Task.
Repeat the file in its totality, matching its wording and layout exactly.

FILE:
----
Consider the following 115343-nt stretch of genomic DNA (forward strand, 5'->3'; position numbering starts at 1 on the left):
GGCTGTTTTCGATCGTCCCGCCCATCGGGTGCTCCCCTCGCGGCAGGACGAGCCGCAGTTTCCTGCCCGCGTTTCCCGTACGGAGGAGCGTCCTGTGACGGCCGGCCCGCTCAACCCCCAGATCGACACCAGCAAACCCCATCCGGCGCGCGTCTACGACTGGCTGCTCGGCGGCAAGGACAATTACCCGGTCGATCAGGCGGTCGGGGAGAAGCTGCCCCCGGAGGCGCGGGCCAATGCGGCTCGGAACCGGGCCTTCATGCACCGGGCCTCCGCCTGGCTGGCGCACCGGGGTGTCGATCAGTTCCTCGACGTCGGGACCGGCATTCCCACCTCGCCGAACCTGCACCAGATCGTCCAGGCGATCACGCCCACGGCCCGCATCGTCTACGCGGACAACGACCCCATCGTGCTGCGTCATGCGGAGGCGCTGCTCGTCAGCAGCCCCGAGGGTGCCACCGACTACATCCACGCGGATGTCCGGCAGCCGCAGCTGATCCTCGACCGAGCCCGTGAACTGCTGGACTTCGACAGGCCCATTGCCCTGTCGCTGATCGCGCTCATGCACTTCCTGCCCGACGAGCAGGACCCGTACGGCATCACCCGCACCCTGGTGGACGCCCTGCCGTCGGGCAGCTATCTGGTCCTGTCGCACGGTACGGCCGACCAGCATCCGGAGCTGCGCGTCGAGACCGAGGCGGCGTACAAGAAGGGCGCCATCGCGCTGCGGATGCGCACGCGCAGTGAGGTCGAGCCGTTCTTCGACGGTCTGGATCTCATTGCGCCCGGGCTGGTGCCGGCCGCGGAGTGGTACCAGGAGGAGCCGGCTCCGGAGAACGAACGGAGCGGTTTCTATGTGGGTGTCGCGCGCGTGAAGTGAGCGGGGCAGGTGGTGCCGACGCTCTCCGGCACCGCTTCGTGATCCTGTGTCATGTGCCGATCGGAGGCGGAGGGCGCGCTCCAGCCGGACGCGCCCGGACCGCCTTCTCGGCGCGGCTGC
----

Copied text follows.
Consider the following 115343-nt stretch of genomic DNA (forward strand, 5'->3'; position numbering starts at 1 on the left):
GGCTGTTTTCGATCGTCCCGCCCATCGGGTGCTCCCCTCGCGGCAGGACGAGCCGCAGTTTCCTGCCCGCGTTTCCCGTACGGAGGAGCGTCCTGTGACGGCCGGCCCGCTCAACCCCCAGATCGACACCAGCAAACCCCATCCGGCGCGCGTCTACGACTGGCTGCTCGGCGGCAAGGACAATTACCCGGTCGATCAGGCGGTCGGGGAGAAGCTGCCCCCGGAGGCGCGGGCCAATGCGGCTCGGAACCGGGCCTTCATGCACCGGGCCTCCGCCTGGCTGGCGCACCGGGGTGTCGATCAGTTCCTCGACGTCGGGACCGGCATTCCCACCTCGCCGAACCTGCACCAGATCGTCCAGGCGATCACGCCCACGGCCCGCATCGTCTACGCGGACAACGACCCCATCGTGCTGCGTCATGCGGAGGCGCTGCTCGTCAGCAGCCCCGAGGGTGCCACCGACTACATCCACGCGGATGTCCGGCAGCCGCAGCTGATCCTCGACCGAGCCCGTGAACTGCTGGACTTCGACAGGCCCATTGCCCTGTCGCTGATCGCGCTCATGCACTTCCTGCCCGACGAGCAGGACCCGTACGGCATCACCCGCACCCTGGTGGACGCCCTGCCGTCGGGCAGCTATCTGGTCCTGTCGCACGGTACGGCCGACCAGCATCCGGAGCTGCGCGTCGAGACCGAGGCGGCGTACAAGAAGGGCGCCATCGCGCTGCGGATGCGCACGCGCAGTGAGGTCGAGCCGTTCTTCGACGGTCTGGATCTCATTGCGCCCGGGCTGGTGCCGGCCGCGGAGTGGTACCAGGAGGAGCCGGCTCCGGAGAACGAACGGAGCGGTTTCTATGTGGGTGTCGCGCGCGTGAAGTGAGCGGGGCAGGTGGTGCCGACGCTCTCCGGCACCGCTTCGTGATCCTGTGTCATGTGCCGATCGGAGGCGGAGGGCGCGCTCCAGCCGGACGCGCCCGGACCGCCTTCTCGGCGCGGCTGC